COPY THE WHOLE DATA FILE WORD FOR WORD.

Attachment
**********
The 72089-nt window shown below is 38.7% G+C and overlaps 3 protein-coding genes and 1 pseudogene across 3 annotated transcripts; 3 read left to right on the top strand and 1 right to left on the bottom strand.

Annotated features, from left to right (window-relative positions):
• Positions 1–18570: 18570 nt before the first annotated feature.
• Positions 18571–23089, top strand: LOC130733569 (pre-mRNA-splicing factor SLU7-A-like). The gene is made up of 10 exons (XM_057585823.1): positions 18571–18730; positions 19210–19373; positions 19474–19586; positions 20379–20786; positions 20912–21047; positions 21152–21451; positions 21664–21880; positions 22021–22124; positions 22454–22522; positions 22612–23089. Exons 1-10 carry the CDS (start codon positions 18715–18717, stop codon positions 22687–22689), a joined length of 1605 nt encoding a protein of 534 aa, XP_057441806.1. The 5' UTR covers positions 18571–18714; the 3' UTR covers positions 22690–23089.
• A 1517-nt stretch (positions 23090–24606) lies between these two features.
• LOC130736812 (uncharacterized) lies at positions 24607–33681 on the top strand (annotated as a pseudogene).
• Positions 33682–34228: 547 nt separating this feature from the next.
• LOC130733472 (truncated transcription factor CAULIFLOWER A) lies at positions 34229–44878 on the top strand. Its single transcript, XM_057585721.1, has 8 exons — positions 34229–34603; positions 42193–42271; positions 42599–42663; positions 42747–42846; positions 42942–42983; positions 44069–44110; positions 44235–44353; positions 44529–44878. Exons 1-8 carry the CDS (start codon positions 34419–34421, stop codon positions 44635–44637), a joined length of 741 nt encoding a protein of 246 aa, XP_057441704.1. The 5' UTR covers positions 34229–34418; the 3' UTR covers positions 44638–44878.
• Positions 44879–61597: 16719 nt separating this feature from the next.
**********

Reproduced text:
The 72089-nt window shown below is 38.7% G+C and overlaps 3 protein-coding genes and 1 pseudogene across 3 annotated transcripts; 3 read left to right on the top strand and 1 right to left on the bottom strand.

Annotated features, from left to right (window-relative positions):
• Positions 1–18570: 18570 nt before the first annotated feature.
• Positions 18571–23089, top strand: LOC130733569 (pre-mRNA-splicing factor SLU7-A-like). The gene is made up of 10 exons (XM_057585823.1): positions 18571–18730; positions 19210–19373; positions 19474–19586; positions 20379–20786; positions 20912–21047; positions 21152–21451; positions 21664–21880; positions 22021–22124; positions 22454–22522; positions 22612–23089. Exons 1-10 carry the CDS (start codon positions 18715–18717, stop codon positions 22687–22689), a joined length of 1605 nt encoding a protein of 534 aa, XP_057441806.1. The 5' UTR covers positions 18571–18714; the 3' UTR covers positions 22690–23089.
• A 1517-nt stretch (positions 23090–24606) lies between these two features.
• LOC130736812 (uncharacterized) lies at positions 24607–33681 on the top strand (annotated as a pseudogene).
• Positions 33682–34228: 547 nt separating this feature from the next.
• LOC130733472 (truncated transcription factor CAULIFLOWER A) lies at positions 34229–44878 on the top strand. Its single transcript, XM_057585721.1, has 8 exons — positions 34229–34603; positions 42193–42271; positions 42599–42663; positions 42747–42846; positions 42942–42983; positions 44069–44110; positions 44235–44353; positions 44529–44878. Exons 1-8 carry the CDS (start codon positions 34419–34421, stop codon positions 44635–44637), a joined length of 741 nt encoding a protein of 246 aa, XP_057441704.1. The 5' UTR covers positions 34229–34418; the 3' UTR covers positions 44638–44878.
• Positions 44879–61597: 16719 nt separating this feature from the next.